Radio Show – Episode 36 – October 27, 2019

One thing I love about producing Forest Halls Celtic is that I have times each week when I go “foraging” for music that is new to me. I’m especially eager to discover younger voices, and not just choose from my favorites of 20-30 years ago (though I enjoy playing those too!).

I’m especially delighted with some of my discoveries this time round:  One is Scottish contemporary folk singer, Kris Drever, singing  a song based on John Steinbeck’s articles in 1936 called the Harvest Gypsies, about the lives of the migrant workers of California. This song is lively and a joy to listen to, even as it presents a harshness of life that is still the reality of many groups of people today. Another is a piobaireachd — the classical music of the great Highland bagpipes — beautifully arranged by pianist Chris Gray. And let’s not forget the harps! We hear from Maeve Gilchrist, Julia Lane, Rachel Newton and Seckou Keita (kora, a 22-string African harp), and Cécile Corbel. In Cécile’s piece we hear a melody commonly played by beginners to the harp turned into a whole new version!

12:00: Forest Halls Celtic – Show 36/Spookytree – Lochaber No More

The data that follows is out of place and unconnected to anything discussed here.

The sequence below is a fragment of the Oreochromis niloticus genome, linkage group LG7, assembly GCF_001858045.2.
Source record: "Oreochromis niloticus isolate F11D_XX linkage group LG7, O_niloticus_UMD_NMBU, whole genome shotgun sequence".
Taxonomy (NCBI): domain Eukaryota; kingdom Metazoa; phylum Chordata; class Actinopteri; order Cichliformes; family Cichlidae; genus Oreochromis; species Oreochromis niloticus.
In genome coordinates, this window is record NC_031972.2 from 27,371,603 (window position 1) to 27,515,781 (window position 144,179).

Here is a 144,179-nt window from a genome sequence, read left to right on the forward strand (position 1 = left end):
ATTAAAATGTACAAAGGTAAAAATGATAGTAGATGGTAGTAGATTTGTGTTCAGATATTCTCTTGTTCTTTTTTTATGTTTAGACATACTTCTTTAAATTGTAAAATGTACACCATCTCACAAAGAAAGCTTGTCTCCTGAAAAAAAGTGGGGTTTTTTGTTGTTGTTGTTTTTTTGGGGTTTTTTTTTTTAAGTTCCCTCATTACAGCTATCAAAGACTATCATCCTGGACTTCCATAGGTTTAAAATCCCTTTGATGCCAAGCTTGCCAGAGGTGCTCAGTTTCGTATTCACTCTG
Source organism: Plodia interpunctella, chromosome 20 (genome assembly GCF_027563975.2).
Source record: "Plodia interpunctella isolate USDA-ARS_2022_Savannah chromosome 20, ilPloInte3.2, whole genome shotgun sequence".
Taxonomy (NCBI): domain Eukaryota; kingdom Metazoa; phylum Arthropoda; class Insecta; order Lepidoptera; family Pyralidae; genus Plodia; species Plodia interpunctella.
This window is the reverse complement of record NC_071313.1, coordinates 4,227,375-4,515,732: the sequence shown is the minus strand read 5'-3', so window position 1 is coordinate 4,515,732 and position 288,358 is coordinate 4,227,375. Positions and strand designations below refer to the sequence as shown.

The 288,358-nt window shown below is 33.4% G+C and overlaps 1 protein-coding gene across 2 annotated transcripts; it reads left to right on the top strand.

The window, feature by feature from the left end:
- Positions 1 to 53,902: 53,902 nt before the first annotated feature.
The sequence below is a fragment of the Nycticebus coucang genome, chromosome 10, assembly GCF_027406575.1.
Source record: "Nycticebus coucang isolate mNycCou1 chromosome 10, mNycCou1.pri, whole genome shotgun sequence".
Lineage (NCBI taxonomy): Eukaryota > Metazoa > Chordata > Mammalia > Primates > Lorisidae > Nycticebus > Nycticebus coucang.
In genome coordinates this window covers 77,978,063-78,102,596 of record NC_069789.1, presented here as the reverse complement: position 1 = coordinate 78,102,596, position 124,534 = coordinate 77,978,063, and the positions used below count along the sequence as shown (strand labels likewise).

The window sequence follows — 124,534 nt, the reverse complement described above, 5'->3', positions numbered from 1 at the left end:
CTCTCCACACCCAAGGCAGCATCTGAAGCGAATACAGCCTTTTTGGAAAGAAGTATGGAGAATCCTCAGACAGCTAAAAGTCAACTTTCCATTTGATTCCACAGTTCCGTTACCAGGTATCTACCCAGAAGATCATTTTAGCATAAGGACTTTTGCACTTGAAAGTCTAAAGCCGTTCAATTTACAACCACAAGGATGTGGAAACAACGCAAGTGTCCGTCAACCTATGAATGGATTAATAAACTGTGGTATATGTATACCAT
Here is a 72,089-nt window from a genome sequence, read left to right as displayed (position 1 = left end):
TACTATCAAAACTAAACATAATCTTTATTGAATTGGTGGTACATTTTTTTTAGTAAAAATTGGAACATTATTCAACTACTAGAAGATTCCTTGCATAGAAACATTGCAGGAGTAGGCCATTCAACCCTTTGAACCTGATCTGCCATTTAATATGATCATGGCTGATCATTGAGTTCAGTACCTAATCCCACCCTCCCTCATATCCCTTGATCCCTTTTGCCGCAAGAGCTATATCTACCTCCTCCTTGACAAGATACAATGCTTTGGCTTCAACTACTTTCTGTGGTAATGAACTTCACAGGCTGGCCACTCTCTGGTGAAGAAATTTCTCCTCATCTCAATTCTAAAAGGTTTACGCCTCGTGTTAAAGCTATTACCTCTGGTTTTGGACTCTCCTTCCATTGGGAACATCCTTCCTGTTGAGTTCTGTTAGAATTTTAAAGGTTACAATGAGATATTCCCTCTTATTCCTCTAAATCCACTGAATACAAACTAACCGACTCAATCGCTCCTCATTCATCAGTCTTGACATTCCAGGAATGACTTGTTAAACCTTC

12:01: Annie Grace – Jock O’Hazeldean
12:04: Maeve Gilchrist – Peerie Joel’s Waltz (Ale Moller)
12:09: Kris Drever – Harvest Gypsies
12:12: The Bothy Band – The Strayaway Child
12:17: Nicola Benedetti – Coisich a Ruin (Walk My Beloved)
12:23: Julia Lane & Fred Gosbee, Castlebay – All Soul’s Night/Lament for Owen Roe
12:29: Rachel Newton – Here’s My Heart Come Take It
12:32: Rachel Newton and Seckou Keita – Willow
12:37: Chicouté – Go to the Ewe-Bughts, Marion / Tourbillon matinal
12:42: Cécile Corbel – Brian Boru
12:48: Chris Gray – MacKintosh’s Lament (Cumha Mhic an Toisich)

We’re also hearing right now Show 15, “A Wondrous and Spooky Samhain.”

Listen to both for the next two weeks — as well as Show 21 — snuck in on the air today by a tech-pixie!


P. S. I just realized that this is the birthday of the small harp featured in this photo. Not the harp’s actual date of completion, but the day it showed up on my doorstep after a long journey from Scotland and Ardival Harps,  across the ocean and continent, with delays due to 9-11. This little harp is 18 years old. Happy birthday, Snowy Owl!